Organic cation (OC) transporter 2 (OCT2) mediates the first step in the renal secretion of many cationic drugs: basolateral uptake from blood into proximal tubule cells. The impact of this process on the pharmacokinetics of drug clearance as estimated using a physiologically-based pharmacokinetic approach relies on an accurate understanding of the kinetics of transport because the ratio of the maximal rate of transport to the Michaelis constant (i.e., Jmax/ Kt) provides an estimate of the intrinsic clearance (Clint) used in in vitro-in vivo extrapolation of experimentally determined transport data. Although the multispecificity of renal OC secretion, including that of the OCT2 transporter, is widely acknowledged, the possible relationship between relative affinity of the transporter for its diverse substrates and the maximal rates of their transport has received little attention. In this study, we determined the Jmax and apparent Michaelis constant (Ktapp) values for six structurally distinct OCT2 substrates and found a strong correlation between Jmax and Ktapp; high-Affinity substrates [Ktapp values <,50 μM, including 1-methyl-4-phenylpyridinium, or 1-methyl-4-phenylpyridinium (MPP), and cimetidine] displayed systematically lower Jmax values (<50 pmol cm-2 min-1) than did low-Affinity substrates (Ktapp>.200 μM, including choline and metformin). Similarly, preloading OCT2-expressing cells with low-Affinity substrates resulted in systematically larger transstimulated rates of MPP uptake than did preloading with highaffinity substrates. The data are quantitatively consistent with the hypothesis that dissociation of bound substrate from the transporter is rate limiting in establishing maximal rates of OCT2-mediated transport. This systematic relationship may provide a means to estimate Clint for drugs for which transport data are lacking.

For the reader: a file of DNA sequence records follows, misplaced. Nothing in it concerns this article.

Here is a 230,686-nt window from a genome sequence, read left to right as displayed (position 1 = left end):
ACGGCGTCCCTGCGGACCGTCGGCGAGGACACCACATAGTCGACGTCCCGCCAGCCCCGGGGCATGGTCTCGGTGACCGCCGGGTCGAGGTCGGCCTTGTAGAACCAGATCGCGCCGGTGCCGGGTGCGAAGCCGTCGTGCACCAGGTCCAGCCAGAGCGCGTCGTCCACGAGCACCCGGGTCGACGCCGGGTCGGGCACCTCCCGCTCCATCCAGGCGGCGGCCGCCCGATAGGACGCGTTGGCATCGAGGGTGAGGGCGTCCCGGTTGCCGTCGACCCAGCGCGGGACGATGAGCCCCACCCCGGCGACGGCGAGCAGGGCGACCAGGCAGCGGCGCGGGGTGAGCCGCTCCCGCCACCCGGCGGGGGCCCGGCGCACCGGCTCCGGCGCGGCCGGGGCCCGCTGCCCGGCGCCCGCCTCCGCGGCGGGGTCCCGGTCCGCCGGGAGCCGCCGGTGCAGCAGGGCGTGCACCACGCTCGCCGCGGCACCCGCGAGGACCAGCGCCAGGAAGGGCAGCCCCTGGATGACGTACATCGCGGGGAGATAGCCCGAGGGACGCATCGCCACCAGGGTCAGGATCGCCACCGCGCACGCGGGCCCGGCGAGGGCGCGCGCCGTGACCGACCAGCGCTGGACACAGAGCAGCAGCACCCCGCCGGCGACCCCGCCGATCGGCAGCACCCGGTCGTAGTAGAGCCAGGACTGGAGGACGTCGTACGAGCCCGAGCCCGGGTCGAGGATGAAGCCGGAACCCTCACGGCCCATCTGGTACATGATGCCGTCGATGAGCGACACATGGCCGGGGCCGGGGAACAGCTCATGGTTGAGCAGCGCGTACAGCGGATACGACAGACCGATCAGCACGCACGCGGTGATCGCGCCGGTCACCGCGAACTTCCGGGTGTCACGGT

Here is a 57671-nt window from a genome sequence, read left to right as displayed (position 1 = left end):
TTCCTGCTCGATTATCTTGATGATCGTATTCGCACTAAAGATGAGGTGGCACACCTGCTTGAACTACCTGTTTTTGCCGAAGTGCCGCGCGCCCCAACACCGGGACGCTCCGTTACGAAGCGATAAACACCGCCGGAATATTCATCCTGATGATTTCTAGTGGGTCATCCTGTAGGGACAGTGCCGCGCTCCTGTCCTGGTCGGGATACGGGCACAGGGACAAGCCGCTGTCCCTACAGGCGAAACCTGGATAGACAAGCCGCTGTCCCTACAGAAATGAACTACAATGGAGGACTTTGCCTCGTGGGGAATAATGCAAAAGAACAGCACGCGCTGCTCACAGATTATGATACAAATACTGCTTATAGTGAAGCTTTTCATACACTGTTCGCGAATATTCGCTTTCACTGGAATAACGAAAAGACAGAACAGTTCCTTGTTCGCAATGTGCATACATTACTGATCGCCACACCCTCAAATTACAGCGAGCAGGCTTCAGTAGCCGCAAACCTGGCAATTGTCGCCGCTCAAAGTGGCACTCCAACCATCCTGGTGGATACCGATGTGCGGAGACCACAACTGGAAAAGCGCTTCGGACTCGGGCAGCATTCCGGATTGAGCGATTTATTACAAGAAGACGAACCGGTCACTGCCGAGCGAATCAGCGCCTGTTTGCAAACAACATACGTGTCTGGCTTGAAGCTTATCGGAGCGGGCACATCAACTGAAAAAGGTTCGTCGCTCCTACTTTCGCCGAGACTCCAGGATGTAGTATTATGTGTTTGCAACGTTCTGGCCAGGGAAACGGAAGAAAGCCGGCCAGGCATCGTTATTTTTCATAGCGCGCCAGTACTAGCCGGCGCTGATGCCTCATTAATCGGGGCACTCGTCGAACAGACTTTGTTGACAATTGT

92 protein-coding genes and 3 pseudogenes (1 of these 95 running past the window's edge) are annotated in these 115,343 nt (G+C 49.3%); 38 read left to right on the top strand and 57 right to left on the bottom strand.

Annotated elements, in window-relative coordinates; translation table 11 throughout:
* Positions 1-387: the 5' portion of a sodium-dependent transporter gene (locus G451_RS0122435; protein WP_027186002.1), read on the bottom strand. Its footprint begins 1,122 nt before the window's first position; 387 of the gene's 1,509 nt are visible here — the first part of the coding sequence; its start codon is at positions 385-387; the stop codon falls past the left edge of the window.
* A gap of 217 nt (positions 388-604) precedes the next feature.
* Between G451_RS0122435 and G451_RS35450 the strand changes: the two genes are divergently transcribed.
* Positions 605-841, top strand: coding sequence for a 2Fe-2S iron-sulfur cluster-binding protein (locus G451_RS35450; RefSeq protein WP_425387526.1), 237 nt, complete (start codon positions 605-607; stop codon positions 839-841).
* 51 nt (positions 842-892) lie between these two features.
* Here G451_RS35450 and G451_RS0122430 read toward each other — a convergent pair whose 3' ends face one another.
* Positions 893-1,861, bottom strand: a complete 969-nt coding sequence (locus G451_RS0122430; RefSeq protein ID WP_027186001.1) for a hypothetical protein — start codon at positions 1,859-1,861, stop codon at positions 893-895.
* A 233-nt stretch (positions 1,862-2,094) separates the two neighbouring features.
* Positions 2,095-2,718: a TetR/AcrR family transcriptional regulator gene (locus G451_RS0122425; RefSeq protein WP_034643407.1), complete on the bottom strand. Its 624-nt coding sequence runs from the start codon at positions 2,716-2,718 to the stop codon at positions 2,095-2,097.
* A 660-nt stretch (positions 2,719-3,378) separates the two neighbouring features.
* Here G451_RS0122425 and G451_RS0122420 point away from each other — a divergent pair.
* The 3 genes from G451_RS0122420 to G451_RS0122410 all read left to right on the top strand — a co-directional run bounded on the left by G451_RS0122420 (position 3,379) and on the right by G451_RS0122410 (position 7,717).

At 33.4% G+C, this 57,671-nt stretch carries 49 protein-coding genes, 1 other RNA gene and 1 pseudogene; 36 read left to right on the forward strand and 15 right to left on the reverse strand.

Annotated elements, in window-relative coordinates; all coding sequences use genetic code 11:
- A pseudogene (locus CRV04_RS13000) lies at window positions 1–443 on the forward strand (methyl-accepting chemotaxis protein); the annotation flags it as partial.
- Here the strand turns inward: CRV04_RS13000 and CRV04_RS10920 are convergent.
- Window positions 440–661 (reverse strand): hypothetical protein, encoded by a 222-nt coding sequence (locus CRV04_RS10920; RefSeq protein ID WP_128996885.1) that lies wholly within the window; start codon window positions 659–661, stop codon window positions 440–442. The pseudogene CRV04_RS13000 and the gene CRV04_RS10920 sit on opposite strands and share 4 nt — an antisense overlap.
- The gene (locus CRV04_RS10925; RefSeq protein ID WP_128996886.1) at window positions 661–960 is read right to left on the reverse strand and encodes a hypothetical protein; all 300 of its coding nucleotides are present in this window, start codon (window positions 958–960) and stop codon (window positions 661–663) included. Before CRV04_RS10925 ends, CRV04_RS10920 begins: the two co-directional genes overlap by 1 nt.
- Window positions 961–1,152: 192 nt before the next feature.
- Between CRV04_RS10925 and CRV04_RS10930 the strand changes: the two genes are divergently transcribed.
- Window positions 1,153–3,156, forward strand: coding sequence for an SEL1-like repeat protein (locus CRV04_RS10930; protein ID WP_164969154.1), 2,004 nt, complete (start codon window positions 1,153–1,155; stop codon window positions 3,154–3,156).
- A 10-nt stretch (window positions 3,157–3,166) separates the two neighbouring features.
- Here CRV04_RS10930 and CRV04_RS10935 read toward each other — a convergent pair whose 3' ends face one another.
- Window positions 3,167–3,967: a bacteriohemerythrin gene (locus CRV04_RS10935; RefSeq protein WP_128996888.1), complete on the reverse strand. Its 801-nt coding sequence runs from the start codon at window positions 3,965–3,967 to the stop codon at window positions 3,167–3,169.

|Original language||English (US)|
|Number of pages||8|
|Journal||Journal of Pharmacology and Experimental Therapeutics|
|State||Published - Sep 1 2017|
ASJC Scopus subject areas
- Molecular Medicine